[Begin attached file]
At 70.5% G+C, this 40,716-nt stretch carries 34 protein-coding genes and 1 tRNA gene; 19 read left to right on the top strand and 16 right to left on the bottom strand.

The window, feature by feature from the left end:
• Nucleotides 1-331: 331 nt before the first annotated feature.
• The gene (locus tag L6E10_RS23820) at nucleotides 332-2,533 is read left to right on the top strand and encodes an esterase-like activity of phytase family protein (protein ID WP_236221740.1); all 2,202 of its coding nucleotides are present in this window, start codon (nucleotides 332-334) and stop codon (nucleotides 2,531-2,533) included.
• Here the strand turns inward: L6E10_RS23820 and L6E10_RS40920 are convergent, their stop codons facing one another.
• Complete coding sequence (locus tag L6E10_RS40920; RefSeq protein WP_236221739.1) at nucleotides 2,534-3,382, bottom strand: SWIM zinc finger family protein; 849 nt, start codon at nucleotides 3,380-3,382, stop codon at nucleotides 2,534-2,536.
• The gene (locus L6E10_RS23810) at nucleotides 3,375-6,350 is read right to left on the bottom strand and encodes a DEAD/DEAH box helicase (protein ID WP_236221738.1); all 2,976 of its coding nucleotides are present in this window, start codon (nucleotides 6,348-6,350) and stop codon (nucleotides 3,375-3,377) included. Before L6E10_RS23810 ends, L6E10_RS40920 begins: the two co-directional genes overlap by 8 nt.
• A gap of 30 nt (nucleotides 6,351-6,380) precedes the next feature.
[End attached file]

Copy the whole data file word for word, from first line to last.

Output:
At 70.5% G+C, this 40,716-nt stretch carries 34 protein-coding genes and 1 tRNA gene; 19 read left to right on the top strand and 16 right to left on the bottom strand.

The window, feature by feature from the left end:
• Nucleotides 1-331: 331 nt before the first annotated feature.
• The gene (locus tag L6E10_RS23820) at nucleotides 332-2,533 is read left to right on the top strand and encodes an esterase-like activity of phytase family protein (protein ID WP_236221740.1); all 2,202 of its coding nucleotides are present in this window, start codon (nucleotides 332-334) and stop codon (nucleotides 2,531-2,533) included.
• Here the strand turns inward: L6E10_RS23820 and L6E10_RS40920 are convergent, their stop codons facing one another.
• Complete coding sequence (locus tag L6E10_RS40920; RefSeq protein WP_236221739.1) at nucleotides 2,534-3,382, bottom strand: SWIM zinc finger family protein; 849 nt, start codon at nucleotides 3,380-3,382, stop codon at nucleotides 2,534-2,536.
• The gene (locus L6E10_RS23810) at nucleotides 3,375-6,350 is read right to left on the bottom strand and encodes a DEAD/DEAH box helicase (protein ID WP_236221738.1); all 2,976 of its coding nucleotides are present in this window, start codon (nucleotides 6,348-6,350) and stop codon (nucleotides 3,375-3,377) included. Before L6E10_RS23810 ends, L6E10_RS40920 begins: the two co-directional genes overlap by 8 nt.
• A gap of 30 nt (nucleotides 6,351-6,380) precedes the next feature.